The aftermath of the Child Abuse Royal Commission into the Diocese of Newcastle is quite devastating for the Diocese as a whole and for some individuals in particular. That such abuse could have been perpetrated for so long, and by so many, does indeed beggar belief.
A significant focus of the Commission was the role of St John’s Theological College Morpeth. This focus is reflected in the Commission’s findings and in perceptions that now prevail in the Diocese and perhaps in the mind of the general public.
My interest is generated by my years as a student (1963-65), Vice Principal (1973-76), by my long term friendship with many staff members and the emails I receive from student contemporaries of both periods.
I see no evidence that justifies a perception that the College was somehow the womb in which a paedophile ring was nurtured. It is tragically the case that many clergy who have since been shown to be abusers of children were at one time students of the College. But where is the evidence that the College turned a blind eye, or much worse, nurtured this culture, presumably with the tacit knowledge of staff and or members of the College management? I do not believe there is any evidence.
In the 1960s the College was the seminary of choice not simply for students of NSW regional Dioceses, but for students from Melbourne, Brisbane, Rockhampton, Tasmania, Perth and Adelaide. I was myself a student for the Diocese of Armidale.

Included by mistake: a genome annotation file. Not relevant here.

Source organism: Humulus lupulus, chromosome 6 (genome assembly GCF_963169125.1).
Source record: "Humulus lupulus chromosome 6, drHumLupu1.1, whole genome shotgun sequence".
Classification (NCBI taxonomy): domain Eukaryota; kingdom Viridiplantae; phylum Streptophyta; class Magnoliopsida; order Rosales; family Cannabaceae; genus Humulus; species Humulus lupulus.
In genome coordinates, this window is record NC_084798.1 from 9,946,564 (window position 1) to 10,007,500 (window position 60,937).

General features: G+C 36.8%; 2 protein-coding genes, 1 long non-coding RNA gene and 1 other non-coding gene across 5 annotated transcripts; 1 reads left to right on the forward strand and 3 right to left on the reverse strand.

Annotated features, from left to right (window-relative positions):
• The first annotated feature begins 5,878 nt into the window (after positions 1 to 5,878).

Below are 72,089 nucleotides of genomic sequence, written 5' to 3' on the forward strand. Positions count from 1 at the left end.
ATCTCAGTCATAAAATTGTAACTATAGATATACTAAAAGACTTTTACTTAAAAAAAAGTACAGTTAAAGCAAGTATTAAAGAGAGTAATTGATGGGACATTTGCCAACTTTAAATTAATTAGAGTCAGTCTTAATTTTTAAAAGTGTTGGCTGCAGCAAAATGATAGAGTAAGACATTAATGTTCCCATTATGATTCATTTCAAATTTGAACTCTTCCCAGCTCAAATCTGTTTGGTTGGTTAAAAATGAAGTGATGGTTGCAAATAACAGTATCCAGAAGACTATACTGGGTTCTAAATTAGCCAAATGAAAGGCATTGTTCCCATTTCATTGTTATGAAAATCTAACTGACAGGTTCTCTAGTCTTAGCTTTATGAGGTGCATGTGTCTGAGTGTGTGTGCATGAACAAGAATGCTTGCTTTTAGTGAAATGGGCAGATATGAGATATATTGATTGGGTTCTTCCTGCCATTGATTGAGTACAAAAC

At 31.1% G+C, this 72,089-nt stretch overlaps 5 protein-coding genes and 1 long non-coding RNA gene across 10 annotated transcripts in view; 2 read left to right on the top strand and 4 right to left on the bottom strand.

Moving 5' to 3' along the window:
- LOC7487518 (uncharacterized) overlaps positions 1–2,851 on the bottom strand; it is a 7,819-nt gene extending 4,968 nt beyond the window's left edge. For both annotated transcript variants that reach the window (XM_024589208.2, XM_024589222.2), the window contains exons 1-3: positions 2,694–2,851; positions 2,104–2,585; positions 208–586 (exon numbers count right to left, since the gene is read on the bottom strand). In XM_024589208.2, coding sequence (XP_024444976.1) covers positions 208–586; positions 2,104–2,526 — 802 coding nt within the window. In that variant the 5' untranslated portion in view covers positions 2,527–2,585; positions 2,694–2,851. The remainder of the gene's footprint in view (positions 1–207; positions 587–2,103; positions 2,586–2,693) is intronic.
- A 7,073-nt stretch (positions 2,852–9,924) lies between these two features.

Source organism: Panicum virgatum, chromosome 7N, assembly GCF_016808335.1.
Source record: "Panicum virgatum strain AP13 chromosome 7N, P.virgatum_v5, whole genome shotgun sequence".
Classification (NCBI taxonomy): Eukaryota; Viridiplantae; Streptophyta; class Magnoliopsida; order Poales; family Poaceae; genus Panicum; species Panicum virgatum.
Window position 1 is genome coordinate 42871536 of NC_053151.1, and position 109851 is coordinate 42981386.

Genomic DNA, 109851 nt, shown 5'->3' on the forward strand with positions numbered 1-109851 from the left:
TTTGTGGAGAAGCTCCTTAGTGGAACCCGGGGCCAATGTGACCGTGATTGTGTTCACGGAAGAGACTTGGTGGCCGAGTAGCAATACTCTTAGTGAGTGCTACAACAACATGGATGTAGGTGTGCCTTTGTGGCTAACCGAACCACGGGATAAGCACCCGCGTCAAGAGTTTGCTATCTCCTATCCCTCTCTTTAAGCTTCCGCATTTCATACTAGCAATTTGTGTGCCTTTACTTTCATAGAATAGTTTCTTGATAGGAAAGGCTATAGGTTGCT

It seems to me that two issues need to be addressed which have nothing to do with the College. The first relates to how students are selected. While no selection process can ever be expected to be foolproof, it is reasonable to assume many whose malevolent behaviour became manifest later should have been weeded out in the selection process. Where does responsibility for selection reside? The College was not responsible for selection; this was the responsibility of Dioceses. The only students for whom selection was the College’s responsibility were independent students. I am unaware of any in that category who later were shown to be paedophiles. As a student and later as a staff member I was not aware of aberrant sexual behaviour, but on several occasions, as a staff member, it was my experience that Diocesan Bishops did not want to hear negative reports of their students on other issues. On one occasion it was my difficult duty to recommend to a bishop that all four of his students have their ordinations deferred or cancelled. The recommendation was not accepted, causing the Diocese concerned considerable deferred grief. As parents often blame a school for their children’s behaviour rather than accept their responsibility, so Bishops would sometimes choose to blame the College rather than face deficiencies in their students. It seems convenient now to focus on the College rather than face wider issues